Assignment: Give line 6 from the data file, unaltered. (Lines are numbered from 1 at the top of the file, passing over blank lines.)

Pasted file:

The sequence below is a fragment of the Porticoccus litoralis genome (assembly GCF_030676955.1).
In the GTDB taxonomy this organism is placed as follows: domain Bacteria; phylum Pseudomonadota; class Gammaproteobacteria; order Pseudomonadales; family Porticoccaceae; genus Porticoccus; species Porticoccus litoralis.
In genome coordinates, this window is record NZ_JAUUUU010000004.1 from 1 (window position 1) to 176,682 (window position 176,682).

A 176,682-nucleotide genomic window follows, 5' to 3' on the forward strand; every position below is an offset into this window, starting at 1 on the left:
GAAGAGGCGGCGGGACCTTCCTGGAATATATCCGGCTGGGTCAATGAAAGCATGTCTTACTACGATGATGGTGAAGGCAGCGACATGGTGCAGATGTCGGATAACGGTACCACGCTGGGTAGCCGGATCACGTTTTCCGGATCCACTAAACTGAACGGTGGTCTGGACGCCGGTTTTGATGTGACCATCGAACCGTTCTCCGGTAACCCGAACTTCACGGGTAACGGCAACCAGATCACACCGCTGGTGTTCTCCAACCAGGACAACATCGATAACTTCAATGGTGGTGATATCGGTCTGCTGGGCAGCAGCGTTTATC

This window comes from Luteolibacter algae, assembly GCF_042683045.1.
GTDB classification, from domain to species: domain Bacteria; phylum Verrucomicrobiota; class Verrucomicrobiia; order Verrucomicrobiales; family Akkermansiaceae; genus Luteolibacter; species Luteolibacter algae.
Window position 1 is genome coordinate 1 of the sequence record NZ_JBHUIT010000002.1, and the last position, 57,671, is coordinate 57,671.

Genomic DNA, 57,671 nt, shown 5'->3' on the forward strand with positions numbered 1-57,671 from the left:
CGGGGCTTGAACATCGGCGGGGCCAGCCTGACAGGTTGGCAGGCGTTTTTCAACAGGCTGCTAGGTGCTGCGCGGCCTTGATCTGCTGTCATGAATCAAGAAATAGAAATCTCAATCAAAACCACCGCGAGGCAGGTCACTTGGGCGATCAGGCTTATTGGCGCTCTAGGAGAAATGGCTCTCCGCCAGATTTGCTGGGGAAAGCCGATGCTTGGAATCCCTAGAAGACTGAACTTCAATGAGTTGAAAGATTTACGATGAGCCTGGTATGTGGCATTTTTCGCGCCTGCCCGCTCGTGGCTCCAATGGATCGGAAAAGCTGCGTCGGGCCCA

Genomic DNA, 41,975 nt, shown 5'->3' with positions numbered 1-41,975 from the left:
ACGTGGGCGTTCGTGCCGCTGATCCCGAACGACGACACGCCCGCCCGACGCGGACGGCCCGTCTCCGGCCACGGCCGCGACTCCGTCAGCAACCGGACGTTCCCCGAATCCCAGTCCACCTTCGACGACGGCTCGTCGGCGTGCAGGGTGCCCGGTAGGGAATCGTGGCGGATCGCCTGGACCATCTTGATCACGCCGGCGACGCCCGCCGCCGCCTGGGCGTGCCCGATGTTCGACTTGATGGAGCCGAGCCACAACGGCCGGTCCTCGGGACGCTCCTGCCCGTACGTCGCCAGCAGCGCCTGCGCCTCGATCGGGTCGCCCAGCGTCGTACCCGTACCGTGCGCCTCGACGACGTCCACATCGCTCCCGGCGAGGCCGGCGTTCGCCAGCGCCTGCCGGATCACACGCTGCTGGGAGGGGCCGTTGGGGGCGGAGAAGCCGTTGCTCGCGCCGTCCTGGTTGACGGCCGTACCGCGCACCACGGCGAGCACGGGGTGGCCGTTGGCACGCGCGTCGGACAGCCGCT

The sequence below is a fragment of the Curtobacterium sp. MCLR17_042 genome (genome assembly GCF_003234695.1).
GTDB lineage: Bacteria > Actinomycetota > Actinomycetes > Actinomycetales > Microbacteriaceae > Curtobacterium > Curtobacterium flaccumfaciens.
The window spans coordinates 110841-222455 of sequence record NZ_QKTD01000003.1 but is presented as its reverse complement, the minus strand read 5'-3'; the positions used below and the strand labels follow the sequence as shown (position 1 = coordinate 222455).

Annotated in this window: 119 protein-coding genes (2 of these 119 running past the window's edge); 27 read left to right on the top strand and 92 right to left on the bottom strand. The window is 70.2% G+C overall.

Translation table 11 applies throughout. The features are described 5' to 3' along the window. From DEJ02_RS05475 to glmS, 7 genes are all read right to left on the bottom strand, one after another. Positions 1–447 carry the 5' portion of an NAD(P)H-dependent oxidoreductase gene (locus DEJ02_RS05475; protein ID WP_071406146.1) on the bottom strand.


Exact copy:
This window comes from Luteolibacter algae, assembly GCF_042683045.1.